For two days, the four Americans held aboard their yacht by Somali pirates had been shadowed in the Indian Ocean by a U.S. aircraft carrier, two guided-missile destroyers and a cruiser. The U.S. military and FBI agents wanted to negotiate; the pirates wanted to reach land.
When one of the destroyers neared the 58-foot sailing boat, gunfire erupted. By the time Navy SEALs reached the Quest, the four Americans had been fatally shot — the first time U.S. citizens were killed in a wave of piracy that has rippled out from the coast of Somalia in recent years.
On Tuesday, a federal court in Virginia will begin jury selection in the capital trial of three Somali pirates charged in the February 2011 deaths of Scott and Jean Adam of Marina del Rey, Calif., and Bob Riggle and Phyllis Macay of Seattle.
Nearly two dozen pirates have been convicted in U.S. courts in connection with the seizure of foreign vessels, but the trial in Norfolk marks the first death penalty case brought against pirates in the United States. The case is part of a multinational legal crackdown that has led to the prosecution of Somali pirates in 20 countries.
The impact of these trials — combined with international naval patrols in the Indian Ocean and efforts by the shipping industry to harden vessels — has been significant.
According to the European Union Naval Force, there have been three attempted attacks on vessels off the coast of Somalia this year, compared with 176 attacks in 2011. None of this year’s attacks succeeded.
Meanwhile, about 1,200 pirates have been arrested overseas, and a significant number of them have been prosecuted in countries close to Somalia, including Kenya and the Seychelles. At one point last year, about 20 percent of the prison population in the Seychelles was Somali pirates, according to officials in the archipelago nation. As Somalia stabilizes, an international contact group on Somali piracy is developing plans to allow pirates to be prosecuted and serve their time in their home country.
Experts said the coming case in Virginia is an important precedent that could further curb piracy.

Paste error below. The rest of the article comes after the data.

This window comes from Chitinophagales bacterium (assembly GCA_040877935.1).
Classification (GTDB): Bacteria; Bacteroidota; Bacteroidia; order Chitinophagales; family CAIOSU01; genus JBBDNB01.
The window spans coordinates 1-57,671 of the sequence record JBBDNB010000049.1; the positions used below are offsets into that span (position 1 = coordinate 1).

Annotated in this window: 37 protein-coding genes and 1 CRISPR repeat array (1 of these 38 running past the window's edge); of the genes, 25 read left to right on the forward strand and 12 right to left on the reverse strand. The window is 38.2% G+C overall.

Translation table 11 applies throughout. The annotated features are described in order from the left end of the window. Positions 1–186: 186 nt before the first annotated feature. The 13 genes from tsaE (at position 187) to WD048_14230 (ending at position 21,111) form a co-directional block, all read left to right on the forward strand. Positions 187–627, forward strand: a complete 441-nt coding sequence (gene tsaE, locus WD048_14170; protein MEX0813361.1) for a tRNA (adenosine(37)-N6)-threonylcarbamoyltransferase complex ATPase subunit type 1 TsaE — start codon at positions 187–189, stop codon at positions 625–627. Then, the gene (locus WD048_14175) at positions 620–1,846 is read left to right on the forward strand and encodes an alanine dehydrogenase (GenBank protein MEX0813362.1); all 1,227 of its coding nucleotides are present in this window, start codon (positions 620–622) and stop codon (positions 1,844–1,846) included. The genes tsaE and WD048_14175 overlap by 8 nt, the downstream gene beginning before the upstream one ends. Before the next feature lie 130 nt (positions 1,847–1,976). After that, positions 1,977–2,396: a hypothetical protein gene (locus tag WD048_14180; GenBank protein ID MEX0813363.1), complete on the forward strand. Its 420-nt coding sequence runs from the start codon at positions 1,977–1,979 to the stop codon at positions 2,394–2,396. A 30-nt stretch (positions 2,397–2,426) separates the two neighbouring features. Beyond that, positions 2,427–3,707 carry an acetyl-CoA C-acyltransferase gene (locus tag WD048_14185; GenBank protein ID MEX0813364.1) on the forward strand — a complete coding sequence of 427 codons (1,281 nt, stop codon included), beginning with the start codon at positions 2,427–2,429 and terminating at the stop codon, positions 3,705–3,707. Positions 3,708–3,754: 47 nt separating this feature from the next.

“Rates of piracy have really plummeted in the Somali context,” said Adjoa Anyimadu, a research associate in the Africa program at Chatham House, a London think tank. “The fact that the death penalty is being looked for is potentially a massive deterrent, and I think there will be lots of debate in Somalia about it.”
Because the U.S. Navy has brought the pirates it has detained to its large base in Norfolk, there has been a string of prosecutions in Virginia. Eleven of the pirates who attacked the Quest pleaded guilty in federal court in 2011 and were given life sentences. The onshore negotiator was also captured and given multiple life sentences in federal court in Virginia.
Federal prosecutors allege that the defendants going on trial this week — Ahmed Muse Salad, Abukar Osman Beyle and Shani Nurani Shiekh Abrar — were the ones who shot and killed the four Americans aboard the U.S.-flagged Quest.
Prosecutors and defense lawyers declined to comment before the trial.
In court papers, the U.S. Attorney’s Office has said that “if you choose to profit by . . . killing American citizens, rather than letting the Navy rescue them, you are going to be prosecuted to the fullest extent of the law.”
Defense lawyers have argued in pretrial motions that the “results of extensive forensic examination and Navy video of Quest developments are inconclusive as to who exactly shot whom aboard the Quest, and in response to what.” They also allege that the Navy’s aggressive maneuvering to prevent the pirates from reaching land sparked the gunfire that killed the Americans.
The Quest left Mumbai for Salalah, Oman, in early February 2011, the latest leg in a round-the-world trip by retirees Scott Adam, 70, and Jean Adam, 66, that began in New Zealand and zigzagged over several years from port to port. Their friends Riggle, 67, and Macay, 59, joined them as crew members for the trip across the Indian Ocean.
The four traveled in a group of boats for some of the journey but cut away when they neared Oman.
About 200 miles southeast of the Arabian Peninsula, 19 pirates who had been cruising the Indian Ocean for more than a week spotted the Quest. They were trolling the seas in a commandeered Yemeni boat to which they had roped their fast-moving skiff. They were armed with 12 assault rifles and one bazooka with four rockets, according to court papers.
The Quest was easily captured, and the Yemenis and their boat were cut loose after the pirates clambered aboard the American boat. They then turned back toward Somalia.
Two days later, American warships appeared on the horizon. Navy and FBI agents had flown out to the ships after the U.S. government learned about the hijacking, and they established radio communication with the pirates.
Defense lawyers say in court papers that Scott Adam repeatedly told the Navy by radio to keep its distance so as not to trigger a violent response from the pirates.
The U.S. negotiators eventually persuaded two of the Somalis to ferry over to one of the American destroyers, the USS Sterett, for face-to-face negotiations. The leader of the pirate group rejected a deal under which the Somalis would be allowed to keep the Quest but would have to surrender the Americans. “That prompted the Navy to hold the pair,” according to defense papers.
The standoff became tense as Navy vessels closed in on the Quest. One of the pirates fired a rocket at the Sterett, and small-arms fire erupted on the yacht. Navy SEALs then stormed the boat.
Besides the Americans, four of the pirates were killed, three by gunfire and one by knife.